The California Quail, also known as the topknot quail or the valley quail are a widely distributed and prized game bird. It is known for its hardiness
The plump, gray-colored birds are smaller than a pigeon and the California Quail sports a downward curving black plume on top of its head
and black bib with white stripe under the beak.
Flocks number from a few to 60 or more in the fall and winter months, but the form pairs in the spring to
start the breeding season. They are common in neighborhoods where everyone is familiar with their "Chicago" call.
Official California State Bird: California Quail
American Ornithologists' Union Common Name: California Quail
Other Names: Topknot Quail, Valley Quail, Crested Quail, California Partridge
Family: Odontophoridae - New World Game Birds; California Quail and Bobwhite Quail
Scientific name: Callipepla californica
Length: 10" (25 cm)
Diet: Seeds, foliage, acorns, fruit; insects, spiders,
snails, etc., account for <5% of diet.
Voice: Male song a repeated, nasal put way doo
similar to Gambel's, but final note longer and descending,
individually variable. Other calls include relaxed waaaaw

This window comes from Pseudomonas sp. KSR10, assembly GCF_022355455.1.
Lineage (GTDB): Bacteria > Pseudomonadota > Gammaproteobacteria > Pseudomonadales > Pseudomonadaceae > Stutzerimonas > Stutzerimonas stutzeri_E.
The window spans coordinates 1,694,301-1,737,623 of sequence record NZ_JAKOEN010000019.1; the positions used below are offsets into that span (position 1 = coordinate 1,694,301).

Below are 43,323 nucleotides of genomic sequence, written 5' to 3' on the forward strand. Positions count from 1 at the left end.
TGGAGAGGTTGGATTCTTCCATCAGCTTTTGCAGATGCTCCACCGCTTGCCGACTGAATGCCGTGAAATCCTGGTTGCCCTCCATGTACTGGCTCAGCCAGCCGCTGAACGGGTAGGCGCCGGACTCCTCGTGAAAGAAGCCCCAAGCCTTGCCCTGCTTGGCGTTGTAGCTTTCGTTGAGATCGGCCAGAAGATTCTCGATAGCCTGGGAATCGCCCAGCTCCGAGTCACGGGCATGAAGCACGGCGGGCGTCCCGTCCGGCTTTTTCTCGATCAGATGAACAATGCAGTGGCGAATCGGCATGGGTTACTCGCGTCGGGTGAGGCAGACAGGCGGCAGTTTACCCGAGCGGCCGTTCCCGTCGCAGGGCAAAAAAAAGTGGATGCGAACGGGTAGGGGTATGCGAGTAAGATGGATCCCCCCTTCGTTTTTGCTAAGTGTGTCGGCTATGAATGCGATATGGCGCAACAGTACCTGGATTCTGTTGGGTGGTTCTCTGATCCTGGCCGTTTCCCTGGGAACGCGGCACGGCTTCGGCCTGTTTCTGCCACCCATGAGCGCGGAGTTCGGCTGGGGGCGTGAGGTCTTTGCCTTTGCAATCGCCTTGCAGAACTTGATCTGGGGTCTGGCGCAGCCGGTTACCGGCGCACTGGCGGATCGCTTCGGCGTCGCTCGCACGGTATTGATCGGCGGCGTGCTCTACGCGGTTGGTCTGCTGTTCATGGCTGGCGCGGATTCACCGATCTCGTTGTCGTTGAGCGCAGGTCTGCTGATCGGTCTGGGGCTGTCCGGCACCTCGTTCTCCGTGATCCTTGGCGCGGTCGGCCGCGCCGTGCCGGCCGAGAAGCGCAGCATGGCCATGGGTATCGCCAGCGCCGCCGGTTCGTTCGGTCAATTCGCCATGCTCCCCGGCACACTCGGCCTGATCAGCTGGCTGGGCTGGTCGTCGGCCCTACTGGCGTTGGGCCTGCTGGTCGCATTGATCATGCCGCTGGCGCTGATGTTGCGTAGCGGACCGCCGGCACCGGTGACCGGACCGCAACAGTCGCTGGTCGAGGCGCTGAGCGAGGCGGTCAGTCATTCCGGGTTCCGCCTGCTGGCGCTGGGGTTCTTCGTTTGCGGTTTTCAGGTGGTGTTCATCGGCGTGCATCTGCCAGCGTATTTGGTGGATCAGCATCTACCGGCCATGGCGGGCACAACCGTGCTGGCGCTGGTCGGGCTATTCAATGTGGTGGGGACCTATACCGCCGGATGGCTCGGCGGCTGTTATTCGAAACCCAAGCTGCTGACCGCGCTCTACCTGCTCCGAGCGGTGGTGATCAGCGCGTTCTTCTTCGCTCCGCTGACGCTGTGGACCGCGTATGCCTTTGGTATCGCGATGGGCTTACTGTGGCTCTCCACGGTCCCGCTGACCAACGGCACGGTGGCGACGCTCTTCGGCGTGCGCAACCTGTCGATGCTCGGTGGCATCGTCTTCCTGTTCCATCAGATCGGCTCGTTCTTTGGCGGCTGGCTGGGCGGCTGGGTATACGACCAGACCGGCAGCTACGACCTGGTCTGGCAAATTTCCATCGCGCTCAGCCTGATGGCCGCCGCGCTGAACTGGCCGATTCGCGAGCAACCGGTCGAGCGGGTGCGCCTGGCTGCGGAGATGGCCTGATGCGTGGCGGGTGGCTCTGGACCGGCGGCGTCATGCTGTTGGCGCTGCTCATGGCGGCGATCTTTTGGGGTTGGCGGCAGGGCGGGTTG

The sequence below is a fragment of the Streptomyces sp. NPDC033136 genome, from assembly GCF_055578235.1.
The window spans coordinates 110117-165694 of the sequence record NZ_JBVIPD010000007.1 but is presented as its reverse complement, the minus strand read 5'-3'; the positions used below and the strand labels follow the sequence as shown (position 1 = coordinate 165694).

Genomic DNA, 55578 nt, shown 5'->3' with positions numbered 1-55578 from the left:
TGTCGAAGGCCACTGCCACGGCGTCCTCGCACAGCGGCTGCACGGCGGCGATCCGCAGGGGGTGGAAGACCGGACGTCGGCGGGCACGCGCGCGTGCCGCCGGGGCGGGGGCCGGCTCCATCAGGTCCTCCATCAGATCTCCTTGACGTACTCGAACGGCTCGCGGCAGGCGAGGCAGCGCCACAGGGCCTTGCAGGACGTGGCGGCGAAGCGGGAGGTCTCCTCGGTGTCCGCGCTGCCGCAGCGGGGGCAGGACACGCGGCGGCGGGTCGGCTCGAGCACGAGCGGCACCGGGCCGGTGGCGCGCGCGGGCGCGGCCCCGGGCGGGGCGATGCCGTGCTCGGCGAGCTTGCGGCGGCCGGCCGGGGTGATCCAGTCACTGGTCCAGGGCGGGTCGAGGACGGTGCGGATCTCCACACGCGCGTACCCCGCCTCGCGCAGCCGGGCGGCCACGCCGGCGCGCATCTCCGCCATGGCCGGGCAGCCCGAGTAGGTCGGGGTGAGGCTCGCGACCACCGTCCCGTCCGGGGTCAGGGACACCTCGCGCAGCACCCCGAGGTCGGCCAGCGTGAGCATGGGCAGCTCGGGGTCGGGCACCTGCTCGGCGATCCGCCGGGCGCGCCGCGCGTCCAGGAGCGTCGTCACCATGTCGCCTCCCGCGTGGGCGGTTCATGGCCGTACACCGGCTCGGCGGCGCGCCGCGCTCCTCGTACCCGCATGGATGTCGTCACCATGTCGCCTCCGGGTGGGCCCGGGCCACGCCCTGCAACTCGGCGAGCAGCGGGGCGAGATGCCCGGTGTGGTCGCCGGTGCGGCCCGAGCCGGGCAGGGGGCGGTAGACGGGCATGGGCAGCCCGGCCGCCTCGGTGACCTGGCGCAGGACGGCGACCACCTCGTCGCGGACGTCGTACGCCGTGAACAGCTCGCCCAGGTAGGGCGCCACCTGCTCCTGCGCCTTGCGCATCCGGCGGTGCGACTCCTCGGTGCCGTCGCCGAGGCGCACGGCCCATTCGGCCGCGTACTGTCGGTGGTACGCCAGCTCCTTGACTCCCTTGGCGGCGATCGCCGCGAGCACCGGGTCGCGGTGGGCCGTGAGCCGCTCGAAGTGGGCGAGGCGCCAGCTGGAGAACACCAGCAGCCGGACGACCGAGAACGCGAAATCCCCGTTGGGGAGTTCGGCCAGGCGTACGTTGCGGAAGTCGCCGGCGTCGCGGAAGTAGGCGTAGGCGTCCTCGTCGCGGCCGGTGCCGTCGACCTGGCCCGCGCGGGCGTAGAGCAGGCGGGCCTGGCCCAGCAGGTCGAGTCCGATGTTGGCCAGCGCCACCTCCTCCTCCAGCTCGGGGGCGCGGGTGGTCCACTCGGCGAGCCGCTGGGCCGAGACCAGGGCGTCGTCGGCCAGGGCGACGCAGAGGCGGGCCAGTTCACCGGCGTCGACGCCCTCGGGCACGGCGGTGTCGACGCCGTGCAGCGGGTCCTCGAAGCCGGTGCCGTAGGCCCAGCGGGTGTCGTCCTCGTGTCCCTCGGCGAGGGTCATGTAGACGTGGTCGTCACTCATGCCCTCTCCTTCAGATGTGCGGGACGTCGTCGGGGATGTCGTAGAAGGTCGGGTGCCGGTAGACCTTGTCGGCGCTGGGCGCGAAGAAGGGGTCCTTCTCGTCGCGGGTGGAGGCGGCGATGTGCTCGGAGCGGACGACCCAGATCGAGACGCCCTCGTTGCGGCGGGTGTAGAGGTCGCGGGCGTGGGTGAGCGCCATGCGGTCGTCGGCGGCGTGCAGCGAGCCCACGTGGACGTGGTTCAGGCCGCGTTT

or waay; rapid spitting spwik wik wiw; shar,
metallic alarm pit-pit; soft clucking ut, ut...
Habitat: Common in open woodlands, brushy
foothills, stream valleys, suburbs, usually near permanent water
source; broken chaparral, woodland edges, coastal scrub, parks,
Displays: Courtship: male bows, fluffs feathers,
droops wings and, with tail spread, may rush toward female. Males
Number of broods: 1, 2 in exceptionally favorable years.
Nest: Usually concealed in grass or shrubs or
next to log or rock, occasionally 10' above ground in bush or
tree; shallow covered depression lined with dead leaves, grass.
Eggs: Averages 12-16 white to creamy eggs, marked
with dull browns. 1.2" (31 mm).
Incubation period: 18-23 days
Fledge: 10 days after hatching
Longevity Record: 6 Years and 11 months (according to USGS Bird Banding Lab
but they no longer present data for game birds, because they are no longer banded with USGS bands)
This is an excellent video showing Males calling and females watching over chicks as they forage and the female broods them when they stop to rest.
Chicks can be seen when very small, then again when about half grown. A good example of California Quail living in a neighborhood.
The California Quail became the official California State Bird in 1931.